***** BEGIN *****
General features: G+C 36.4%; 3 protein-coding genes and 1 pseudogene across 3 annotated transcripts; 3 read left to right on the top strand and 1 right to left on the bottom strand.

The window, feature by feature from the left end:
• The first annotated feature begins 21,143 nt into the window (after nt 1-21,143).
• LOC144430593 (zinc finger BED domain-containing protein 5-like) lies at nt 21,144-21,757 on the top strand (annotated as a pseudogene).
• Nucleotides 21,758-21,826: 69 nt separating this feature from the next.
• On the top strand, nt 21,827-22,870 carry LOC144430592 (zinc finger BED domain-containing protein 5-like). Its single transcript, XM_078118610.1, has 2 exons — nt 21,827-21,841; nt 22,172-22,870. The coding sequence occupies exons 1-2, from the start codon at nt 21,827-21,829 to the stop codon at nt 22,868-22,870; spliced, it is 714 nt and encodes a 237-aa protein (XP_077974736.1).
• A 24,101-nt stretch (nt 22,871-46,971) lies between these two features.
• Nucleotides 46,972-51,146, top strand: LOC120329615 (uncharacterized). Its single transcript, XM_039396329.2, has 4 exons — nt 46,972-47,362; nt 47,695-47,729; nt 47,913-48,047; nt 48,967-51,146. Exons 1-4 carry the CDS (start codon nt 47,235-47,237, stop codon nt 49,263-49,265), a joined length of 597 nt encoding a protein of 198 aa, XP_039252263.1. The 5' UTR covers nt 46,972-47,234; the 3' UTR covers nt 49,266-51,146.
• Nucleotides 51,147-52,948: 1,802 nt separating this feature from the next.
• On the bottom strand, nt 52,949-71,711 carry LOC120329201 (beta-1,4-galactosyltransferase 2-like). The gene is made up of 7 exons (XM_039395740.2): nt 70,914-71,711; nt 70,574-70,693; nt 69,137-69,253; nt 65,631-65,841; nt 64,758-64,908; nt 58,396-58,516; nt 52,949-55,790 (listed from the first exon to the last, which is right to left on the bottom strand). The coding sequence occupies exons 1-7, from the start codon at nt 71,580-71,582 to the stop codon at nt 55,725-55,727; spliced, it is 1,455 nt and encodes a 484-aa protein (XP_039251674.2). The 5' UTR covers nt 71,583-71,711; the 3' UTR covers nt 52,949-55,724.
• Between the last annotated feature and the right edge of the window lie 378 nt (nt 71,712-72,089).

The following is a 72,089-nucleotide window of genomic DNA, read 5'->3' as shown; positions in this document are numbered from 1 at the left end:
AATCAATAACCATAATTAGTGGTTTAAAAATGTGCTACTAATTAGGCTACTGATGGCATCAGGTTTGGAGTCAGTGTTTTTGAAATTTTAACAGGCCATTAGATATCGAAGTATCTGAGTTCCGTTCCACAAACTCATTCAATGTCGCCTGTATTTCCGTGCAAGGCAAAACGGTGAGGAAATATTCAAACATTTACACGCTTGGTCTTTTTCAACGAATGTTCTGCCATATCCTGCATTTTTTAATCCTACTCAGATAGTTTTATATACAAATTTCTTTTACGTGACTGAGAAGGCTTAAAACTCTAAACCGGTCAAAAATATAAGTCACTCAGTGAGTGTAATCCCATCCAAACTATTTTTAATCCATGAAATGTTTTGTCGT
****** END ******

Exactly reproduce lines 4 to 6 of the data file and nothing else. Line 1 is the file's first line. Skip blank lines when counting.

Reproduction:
• LOC144430593 (zinc finger BED domain-containing protein 5-like) lies at nt 21,144-21,757 on the top strand (annotated as a pseudogene).
• Nucleotides 21,758-21,826: 69 nt separating this feature from the next.
• On the top strand, nt 21,827-22,870 carry LOC144430592 (zinc finger BED domain-containing protein 5-like). Its single transcript, XM_078118610.1, has 2 exons — nt 21,827-21,841; nt 22,172-22,870. The coding sequence occupies exons 1-2, from the start codon at nt 21,827-21,829 to the stop codon at nt 22,868-22,870; spliced, it is 714 nt and encodes a 237-aa protein (XP_077974736.1).